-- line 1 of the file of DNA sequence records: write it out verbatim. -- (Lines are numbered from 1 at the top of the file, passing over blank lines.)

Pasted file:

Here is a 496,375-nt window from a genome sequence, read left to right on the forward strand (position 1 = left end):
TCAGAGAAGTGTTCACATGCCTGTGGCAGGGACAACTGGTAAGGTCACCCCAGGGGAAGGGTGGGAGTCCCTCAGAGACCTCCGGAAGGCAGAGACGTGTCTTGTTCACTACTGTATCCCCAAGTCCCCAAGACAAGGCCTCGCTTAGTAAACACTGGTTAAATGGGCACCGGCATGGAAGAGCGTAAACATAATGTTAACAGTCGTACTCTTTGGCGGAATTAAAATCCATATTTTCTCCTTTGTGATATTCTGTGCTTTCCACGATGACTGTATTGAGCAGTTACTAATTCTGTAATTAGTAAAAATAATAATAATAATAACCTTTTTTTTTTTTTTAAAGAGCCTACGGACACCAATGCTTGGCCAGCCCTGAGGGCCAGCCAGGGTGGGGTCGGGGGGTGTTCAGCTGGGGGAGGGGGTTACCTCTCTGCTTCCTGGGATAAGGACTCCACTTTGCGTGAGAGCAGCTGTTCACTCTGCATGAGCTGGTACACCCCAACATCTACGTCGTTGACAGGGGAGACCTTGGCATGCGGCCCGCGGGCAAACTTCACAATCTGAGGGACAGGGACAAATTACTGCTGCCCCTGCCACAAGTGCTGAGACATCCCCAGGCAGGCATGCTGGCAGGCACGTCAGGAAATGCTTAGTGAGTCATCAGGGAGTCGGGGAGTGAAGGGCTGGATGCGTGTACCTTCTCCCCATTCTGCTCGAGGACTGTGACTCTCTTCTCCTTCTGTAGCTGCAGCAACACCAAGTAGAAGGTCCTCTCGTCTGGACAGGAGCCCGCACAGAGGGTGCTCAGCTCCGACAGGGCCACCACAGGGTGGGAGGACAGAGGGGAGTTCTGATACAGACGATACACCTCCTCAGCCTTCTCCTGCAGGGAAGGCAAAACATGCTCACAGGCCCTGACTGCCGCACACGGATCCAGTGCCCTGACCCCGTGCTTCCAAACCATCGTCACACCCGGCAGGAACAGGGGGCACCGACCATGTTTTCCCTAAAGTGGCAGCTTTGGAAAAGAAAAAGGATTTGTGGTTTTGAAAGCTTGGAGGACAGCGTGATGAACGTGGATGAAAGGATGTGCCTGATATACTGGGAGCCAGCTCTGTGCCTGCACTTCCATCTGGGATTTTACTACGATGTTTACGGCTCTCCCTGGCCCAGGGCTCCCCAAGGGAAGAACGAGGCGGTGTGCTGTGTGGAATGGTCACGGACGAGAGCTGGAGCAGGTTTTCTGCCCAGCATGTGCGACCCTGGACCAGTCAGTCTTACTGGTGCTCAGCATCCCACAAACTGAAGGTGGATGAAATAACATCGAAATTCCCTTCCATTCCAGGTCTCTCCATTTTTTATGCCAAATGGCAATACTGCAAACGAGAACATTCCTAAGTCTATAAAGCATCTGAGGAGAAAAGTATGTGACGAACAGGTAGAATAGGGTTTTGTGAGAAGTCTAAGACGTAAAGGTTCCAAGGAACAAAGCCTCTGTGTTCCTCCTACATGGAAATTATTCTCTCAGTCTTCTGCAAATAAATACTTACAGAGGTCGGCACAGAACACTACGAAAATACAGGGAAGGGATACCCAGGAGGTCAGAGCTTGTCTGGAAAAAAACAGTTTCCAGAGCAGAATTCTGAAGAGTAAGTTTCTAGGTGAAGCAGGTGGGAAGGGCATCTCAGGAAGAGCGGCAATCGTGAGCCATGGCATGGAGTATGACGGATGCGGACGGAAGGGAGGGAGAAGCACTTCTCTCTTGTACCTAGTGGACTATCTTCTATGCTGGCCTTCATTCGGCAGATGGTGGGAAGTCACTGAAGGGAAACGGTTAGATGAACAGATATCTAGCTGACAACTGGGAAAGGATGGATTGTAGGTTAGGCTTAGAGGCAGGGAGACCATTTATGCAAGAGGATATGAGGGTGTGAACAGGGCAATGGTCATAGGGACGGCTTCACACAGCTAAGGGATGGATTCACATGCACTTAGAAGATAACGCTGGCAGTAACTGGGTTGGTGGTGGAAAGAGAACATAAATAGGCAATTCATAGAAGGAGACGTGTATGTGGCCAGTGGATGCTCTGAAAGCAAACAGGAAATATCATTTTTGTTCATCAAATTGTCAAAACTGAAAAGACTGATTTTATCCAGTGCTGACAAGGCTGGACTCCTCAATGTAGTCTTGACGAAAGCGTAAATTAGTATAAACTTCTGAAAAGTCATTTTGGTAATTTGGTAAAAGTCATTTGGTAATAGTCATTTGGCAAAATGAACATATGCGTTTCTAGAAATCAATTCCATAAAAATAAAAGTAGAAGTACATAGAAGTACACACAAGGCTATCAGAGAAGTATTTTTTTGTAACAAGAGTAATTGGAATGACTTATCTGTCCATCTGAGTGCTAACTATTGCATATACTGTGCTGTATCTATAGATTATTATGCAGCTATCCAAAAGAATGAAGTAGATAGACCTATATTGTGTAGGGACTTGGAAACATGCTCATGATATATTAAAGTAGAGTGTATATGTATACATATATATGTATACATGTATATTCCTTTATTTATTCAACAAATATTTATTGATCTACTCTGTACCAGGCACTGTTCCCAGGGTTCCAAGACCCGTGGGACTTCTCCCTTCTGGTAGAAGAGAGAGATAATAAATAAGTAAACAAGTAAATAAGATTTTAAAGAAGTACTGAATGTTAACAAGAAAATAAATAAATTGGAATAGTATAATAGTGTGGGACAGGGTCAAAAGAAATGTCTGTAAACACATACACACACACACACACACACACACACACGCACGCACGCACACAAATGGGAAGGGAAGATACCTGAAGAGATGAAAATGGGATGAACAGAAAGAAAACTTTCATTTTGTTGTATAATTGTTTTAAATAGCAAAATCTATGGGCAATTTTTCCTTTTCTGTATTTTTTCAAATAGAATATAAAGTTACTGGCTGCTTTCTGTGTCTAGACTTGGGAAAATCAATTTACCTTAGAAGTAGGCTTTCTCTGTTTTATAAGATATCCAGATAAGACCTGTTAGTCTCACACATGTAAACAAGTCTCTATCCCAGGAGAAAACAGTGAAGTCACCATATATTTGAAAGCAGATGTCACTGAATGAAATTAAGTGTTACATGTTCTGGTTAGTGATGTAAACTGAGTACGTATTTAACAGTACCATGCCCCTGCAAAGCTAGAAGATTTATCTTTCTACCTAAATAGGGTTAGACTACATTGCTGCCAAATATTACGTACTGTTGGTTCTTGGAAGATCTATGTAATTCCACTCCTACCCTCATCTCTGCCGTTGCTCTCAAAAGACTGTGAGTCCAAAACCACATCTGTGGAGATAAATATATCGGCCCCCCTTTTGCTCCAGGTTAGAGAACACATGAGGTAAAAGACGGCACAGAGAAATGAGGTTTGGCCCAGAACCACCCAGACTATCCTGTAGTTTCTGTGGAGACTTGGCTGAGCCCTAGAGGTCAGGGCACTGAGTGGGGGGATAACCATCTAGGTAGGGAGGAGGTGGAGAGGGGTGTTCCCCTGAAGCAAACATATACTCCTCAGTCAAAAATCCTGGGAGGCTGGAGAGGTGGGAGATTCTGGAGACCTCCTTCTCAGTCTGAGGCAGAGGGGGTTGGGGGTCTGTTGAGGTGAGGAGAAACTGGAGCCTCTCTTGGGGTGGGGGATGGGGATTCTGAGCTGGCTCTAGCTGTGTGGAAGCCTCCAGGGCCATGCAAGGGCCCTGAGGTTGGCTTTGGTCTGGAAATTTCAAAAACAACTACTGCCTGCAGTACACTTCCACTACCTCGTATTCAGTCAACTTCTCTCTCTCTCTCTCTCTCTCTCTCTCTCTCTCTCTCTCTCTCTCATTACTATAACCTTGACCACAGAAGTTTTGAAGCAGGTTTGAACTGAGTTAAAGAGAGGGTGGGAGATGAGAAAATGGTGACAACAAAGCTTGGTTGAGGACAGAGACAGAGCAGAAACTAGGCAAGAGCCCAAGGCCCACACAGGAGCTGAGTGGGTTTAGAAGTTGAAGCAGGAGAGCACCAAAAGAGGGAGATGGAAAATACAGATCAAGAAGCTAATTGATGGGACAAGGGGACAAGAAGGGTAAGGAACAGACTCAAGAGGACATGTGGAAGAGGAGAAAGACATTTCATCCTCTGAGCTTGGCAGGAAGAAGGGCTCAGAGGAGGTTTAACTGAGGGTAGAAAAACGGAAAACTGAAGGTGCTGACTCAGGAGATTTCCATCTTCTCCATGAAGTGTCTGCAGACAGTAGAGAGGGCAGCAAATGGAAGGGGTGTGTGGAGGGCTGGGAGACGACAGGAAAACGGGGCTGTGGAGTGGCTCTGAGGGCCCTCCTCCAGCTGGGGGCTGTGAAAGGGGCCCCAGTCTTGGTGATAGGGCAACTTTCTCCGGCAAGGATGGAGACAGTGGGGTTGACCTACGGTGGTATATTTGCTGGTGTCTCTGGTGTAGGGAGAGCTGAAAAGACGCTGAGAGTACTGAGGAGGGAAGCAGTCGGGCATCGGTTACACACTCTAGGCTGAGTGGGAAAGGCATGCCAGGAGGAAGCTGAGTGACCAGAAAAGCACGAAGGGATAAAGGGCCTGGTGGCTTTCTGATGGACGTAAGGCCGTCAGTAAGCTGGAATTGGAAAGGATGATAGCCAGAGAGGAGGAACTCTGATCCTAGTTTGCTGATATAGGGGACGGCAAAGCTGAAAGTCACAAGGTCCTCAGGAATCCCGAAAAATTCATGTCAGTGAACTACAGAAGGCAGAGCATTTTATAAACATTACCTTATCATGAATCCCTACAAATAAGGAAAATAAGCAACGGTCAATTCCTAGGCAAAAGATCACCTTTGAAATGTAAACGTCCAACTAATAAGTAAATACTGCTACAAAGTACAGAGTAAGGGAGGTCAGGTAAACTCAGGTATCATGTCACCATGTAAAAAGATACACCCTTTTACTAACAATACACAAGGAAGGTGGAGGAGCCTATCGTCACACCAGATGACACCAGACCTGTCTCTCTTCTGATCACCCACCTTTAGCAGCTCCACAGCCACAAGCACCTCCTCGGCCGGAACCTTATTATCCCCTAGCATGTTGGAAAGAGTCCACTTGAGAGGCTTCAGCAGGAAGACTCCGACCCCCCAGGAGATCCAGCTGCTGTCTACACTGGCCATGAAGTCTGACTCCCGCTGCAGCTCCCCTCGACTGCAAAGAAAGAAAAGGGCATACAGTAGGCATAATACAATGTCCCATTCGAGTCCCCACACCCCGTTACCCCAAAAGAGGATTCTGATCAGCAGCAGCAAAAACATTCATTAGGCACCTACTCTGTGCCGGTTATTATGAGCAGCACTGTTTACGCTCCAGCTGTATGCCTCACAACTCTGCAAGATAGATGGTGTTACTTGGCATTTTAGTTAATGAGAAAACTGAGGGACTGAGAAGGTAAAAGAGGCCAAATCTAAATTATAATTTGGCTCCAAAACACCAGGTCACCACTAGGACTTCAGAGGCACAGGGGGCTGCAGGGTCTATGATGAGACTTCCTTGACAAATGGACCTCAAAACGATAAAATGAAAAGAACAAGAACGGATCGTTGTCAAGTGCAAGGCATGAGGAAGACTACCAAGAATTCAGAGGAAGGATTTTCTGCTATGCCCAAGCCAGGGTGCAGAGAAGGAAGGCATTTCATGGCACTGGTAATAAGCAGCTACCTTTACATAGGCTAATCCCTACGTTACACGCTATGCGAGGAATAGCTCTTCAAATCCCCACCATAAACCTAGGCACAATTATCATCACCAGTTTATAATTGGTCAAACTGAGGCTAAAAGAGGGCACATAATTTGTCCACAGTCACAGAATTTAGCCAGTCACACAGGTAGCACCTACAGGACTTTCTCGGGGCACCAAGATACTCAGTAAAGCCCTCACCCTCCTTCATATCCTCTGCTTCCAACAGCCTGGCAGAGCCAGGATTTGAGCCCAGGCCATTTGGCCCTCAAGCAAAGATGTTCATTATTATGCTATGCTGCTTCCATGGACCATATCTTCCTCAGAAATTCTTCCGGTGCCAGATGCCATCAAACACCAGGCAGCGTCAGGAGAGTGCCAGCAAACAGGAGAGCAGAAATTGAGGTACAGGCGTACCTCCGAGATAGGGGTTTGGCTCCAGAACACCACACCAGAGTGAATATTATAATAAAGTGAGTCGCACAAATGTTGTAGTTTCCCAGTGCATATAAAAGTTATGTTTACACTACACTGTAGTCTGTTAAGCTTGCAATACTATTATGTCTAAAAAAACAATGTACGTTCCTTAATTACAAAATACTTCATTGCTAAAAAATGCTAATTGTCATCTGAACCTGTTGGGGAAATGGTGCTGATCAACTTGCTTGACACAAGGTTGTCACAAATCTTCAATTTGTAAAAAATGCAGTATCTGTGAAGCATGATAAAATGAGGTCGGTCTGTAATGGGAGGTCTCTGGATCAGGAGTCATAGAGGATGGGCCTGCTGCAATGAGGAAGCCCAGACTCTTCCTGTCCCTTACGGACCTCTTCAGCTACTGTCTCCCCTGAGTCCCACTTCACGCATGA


Here is a 496,375-nt window from a genome sequence, read left to right on the forward strand (position 1 = left end):